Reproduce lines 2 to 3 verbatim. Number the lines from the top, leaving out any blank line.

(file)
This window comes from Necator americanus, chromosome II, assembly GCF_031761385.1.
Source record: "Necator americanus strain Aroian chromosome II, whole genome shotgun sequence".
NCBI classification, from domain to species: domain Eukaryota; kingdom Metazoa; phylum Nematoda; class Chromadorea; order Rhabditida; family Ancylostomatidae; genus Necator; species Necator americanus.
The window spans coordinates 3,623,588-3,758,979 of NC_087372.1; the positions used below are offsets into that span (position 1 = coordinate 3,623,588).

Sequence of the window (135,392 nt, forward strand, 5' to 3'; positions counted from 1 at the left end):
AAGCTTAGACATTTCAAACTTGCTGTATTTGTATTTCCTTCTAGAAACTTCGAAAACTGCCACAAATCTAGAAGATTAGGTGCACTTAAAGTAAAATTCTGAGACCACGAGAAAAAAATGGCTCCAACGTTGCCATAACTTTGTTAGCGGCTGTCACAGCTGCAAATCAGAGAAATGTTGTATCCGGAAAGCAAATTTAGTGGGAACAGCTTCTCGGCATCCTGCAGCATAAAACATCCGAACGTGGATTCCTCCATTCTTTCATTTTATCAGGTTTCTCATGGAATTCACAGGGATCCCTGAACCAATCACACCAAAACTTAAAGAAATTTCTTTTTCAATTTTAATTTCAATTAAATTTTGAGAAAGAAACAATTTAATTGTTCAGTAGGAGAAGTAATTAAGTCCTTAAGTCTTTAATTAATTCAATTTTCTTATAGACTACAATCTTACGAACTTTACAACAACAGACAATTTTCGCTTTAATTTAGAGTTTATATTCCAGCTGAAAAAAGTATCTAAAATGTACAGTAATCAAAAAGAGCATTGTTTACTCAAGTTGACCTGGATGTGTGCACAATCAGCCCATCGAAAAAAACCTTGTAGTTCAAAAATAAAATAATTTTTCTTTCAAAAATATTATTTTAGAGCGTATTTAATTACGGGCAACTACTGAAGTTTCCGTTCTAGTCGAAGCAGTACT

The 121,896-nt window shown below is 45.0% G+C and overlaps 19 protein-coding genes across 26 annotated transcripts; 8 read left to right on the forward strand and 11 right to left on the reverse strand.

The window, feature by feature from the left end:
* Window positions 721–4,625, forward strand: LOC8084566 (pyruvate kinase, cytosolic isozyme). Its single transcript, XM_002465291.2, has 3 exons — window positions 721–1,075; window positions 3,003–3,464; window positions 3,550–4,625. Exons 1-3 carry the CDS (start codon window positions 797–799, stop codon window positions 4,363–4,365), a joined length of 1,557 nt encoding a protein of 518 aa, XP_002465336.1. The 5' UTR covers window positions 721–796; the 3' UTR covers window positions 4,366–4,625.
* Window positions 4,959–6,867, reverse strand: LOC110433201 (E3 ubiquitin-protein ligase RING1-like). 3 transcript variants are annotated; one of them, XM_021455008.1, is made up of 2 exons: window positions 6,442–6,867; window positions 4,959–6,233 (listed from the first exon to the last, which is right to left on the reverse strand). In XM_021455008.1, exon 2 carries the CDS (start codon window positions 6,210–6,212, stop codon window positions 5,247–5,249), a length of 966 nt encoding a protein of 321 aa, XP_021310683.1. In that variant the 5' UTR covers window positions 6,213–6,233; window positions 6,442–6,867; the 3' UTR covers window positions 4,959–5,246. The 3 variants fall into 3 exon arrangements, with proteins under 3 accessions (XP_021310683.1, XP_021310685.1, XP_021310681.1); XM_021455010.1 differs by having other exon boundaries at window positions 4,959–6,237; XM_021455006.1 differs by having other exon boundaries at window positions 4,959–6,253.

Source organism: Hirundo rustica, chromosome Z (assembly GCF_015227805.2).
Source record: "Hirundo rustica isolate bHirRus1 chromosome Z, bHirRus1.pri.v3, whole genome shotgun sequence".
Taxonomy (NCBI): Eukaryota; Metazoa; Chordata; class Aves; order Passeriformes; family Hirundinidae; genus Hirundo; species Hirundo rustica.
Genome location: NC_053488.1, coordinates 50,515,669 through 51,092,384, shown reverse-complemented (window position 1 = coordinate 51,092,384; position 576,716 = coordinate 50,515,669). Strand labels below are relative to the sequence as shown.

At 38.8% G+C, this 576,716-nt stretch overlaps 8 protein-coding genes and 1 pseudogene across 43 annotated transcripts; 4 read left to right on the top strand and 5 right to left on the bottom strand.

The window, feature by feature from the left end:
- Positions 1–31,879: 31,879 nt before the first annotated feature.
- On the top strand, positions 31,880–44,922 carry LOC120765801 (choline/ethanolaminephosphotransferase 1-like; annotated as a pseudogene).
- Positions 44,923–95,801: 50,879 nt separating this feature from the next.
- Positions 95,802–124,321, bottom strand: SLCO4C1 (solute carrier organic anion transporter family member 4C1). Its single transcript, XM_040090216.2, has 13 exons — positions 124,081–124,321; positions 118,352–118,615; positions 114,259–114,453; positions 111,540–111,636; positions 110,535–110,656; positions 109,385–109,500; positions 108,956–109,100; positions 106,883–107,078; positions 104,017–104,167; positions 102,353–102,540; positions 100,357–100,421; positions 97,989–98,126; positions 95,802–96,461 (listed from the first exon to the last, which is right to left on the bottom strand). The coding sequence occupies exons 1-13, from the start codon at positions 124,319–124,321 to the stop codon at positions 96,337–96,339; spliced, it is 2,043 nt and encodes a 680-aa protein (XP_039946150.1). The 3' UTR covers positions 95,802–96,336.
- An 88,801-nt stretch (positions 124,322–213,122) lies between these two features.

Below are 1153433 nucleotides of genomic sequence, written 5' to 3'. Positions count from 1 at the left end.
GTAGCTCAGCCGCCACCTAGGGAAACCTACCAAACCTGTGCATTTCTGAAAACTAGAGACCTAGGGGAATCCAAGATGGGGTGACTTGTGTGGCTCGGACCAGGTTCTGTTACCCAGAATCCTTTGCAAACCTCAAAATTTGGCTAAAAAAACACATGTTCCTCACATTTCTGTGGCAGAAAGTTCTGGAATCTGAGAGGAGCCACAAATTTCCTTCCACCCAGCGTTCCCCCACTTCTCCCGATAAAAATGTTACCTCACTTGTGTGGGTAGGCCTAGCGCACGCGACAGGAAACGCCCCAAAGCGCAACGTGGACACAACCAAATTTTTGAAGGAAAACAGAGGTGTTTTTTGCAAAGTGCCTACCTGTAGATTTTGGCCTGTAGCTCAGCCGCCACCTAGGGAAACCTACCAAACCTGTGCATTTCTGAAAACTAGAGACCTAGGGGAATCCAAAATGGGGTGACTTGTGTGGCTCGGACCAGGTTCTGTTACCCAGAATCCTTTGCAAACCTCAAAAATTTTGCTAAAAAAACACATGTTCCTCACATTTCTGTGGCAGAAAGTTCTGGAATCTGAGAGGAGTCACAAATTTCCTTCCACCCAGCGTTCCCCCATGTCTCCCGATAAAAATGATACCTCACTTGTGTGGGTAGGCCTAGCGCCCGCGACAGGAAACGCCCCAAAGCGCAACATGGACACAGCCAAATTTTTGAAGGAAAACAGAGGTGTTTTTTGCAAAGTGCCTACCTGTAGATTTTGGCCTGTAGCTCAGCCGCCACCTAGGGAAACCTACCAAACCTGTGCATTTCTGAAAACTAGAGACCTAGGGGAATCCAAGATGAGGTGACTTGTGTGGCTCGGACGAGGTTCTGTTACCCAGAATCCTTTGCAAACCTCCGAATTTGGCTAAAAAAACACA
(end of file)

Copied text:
Source record: "Necator americanus strain Aroian chromosome II, whole genome shotgun sequence".
NCBI classification, from domain to species: domain Eukaryota; kingdom Metazoa; phylum Nematoda; class Chromadorea; order Rhabditida; family Ancylostomatidae; genus Necator; species Necator americanus.